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“Concerning Christianity and Judaism”
The Third Sunday in Eastertide
“Though Pilate had decided to release Jesus, you Israelites rejected him, and killed the author of life.”
Every three years, the lectionary places, in the path of the church, those words from Acts chapter three. And, every time they roll back around, it is important for us to remember that Peter, on whose lips the book of Acts places those words of accusation against the Jews, was, himself, a Jew, as was Jesus.
Which is to say that, when we read those severe sounding words from today’s lesson in the book of Acts, we are reading them as outsiders; listening in on a conversation between Jewish people, some of whom believed Jesus was the Messiah, and some of whom did not.
Which is true, not only in this case, but, throughout much of the New Testament. Take, for example, last week’s gospel lesson, which said that the risen Lord came to see the disciples, who were hiding behind locked doors “for fear of the Jews.” Everyone in that story was a Jew; the disciples who were hiding, those from whom they were hiding, and the risen Lord, too.
The truth is, in the early years of the church, while everyone who was in Judaism was not in the church, everyone who was in the church was in Judaism. Which is not surprising, given the fact that Jesus, himself, was a Jew, who never converted from Judaism to anything, but who died a Jew, just as he was born a Jew.
I cannot speak for you, but, as for me, I think about all this, from time to time; about the ties that bind Christianity to Judaism. Baptism in water, for example, which is so important to us, is a sacred gesture we borrowed from Judaism, where Gentiles who joined the synagogue had to be fully immersed. And, the bread and cup of our communion table, needless to say, we adopted, and adapted, from Judaism’s Passover. The Holy Spirit we count as part of our Trinity is the same Spirit of God which hovered over the creation in Genesis, and animated that orthopedic hoedown in Ezekiel. Even the resurrection of the dead is not a new Christian innovation in God, but a hope held first in Judaism. And, our Lord’s Prayer, the one we pray each week, bears a strong family resemblance to a Jewish prayer which includes the words, “Hallowed be the name of the Father. May your kingdom come on this earth.”
And, most importantly, of course, there is Jesus, himself, who, when asked by an inquirer to say what mattered most, did not offer a new “Christian” answer, but quoted two verses from the Hebrew scripture, the two great central truths of both Judaism and Christianity: “Love the Lord your God with all that is in you. And, love others as you love yourself.”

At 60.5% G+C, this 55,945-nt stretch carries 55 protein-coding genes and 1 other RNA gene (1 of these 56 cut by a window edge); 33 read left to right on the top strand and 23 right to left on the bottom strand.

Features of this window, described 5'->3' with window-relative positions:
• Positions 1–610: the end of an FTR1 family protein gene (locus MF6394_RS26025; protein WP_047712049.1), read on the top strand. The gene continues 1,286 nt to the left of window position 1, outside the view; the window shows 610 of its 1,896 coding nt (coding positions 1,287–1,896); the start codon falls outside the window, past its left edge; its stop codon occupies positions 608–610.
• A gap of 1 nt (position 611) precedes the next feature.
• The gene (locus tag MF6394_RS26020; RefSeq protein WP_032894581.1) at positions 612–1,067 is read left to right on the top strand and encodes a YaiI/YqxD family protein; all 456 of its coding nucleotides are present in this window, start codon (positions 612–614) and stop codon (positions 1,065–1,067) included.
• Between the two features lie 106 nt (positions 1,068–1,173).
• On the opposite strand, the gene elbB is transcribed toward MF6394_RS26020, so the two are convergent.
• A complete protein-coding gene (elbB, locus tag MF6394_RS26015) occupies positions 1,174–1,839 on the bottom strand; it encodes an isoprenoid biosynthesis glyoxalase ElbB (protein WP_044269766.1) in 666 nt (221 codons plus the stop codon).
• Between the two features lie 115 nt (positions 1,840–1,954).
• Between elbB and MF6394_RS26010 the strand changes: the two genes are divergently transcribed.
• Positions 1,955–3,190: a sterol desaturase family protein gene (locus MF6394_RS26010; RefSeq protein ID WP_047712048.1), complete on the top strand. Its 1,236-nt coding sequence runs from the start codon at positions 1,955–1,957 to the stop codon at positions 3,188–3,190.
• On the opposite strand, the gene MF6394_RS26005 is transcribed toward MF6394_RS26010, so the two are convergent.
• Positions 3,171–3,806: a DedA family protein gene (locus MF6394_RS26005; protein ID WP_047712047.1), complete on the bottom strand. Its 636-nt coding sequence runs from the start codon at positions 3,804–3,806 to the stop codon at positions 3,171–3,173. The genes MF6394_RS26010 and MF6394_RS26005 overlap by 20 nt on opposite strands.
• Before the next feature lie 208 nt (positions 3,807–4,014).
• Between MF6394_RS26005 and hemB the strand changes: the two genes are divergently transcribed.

I cannot think of those great and wonderful connections between Christianity and Judaism without recalling Amy-Jill Levine’s unforgettable image in which she said that one way to imagine the relationship between Judaism and Christianity is to picture yourself standing on a railroad track, where the rails are separate from, but parallel to, one another. Now, imagine yourself turning around, she said, and looking as far back in the past as you can see, until the two rails merge into one at the horizon. And, then, imagine yourself turning back around and looking the other way, as far as you can see, to the horizon in the future, where the two will merge, again, as one. Indeed.
All of which is why I so often say that Northminster is one of the most fortunate churches in the entire world, because of the fact that, before we owned our own building, we actually worshipped in the synagogue. In fact, every now and then, I will hear some of you who were here in those days say, “I joined the church at the synagogue.” Which, even after all these years, never fails to stop me in my tracks.
It all came about in the simplest of ways. We were searching for a temporary home, so, a Northminster member, Leland Speed, asked a Beth Israel member, Maurice Joseph, if Beth Israel might rent us their old sanctuary. To which Mr. Joseph replied, “No. We will not rent our space to you. We will, however, give it to you.” And, with that, Northminster became the most fortunate church imaginable. In a world full of churches, every one of which owes their origins, and traces their beginnings, to the synagogue, we actually got to meet in a synagogue.
That story, the story of our temporary home at Beth Israel, is one we will never let fall to the ground; a distinctively Northminster story our high school seniors will carry with them when they leave us in a few months, a story little Annabeth Taylor, and all of our children, will learn and know; the story of a Christian church, which, once upon a time, lived, for a time, in a Jewish home; a snapshot of the whole history of Christianity and Judaism, and a small sign of the great truth that we are all, together, the beloved children of the one true God; the God of Abraham, Isaac, Jacob and Jesus. Amen.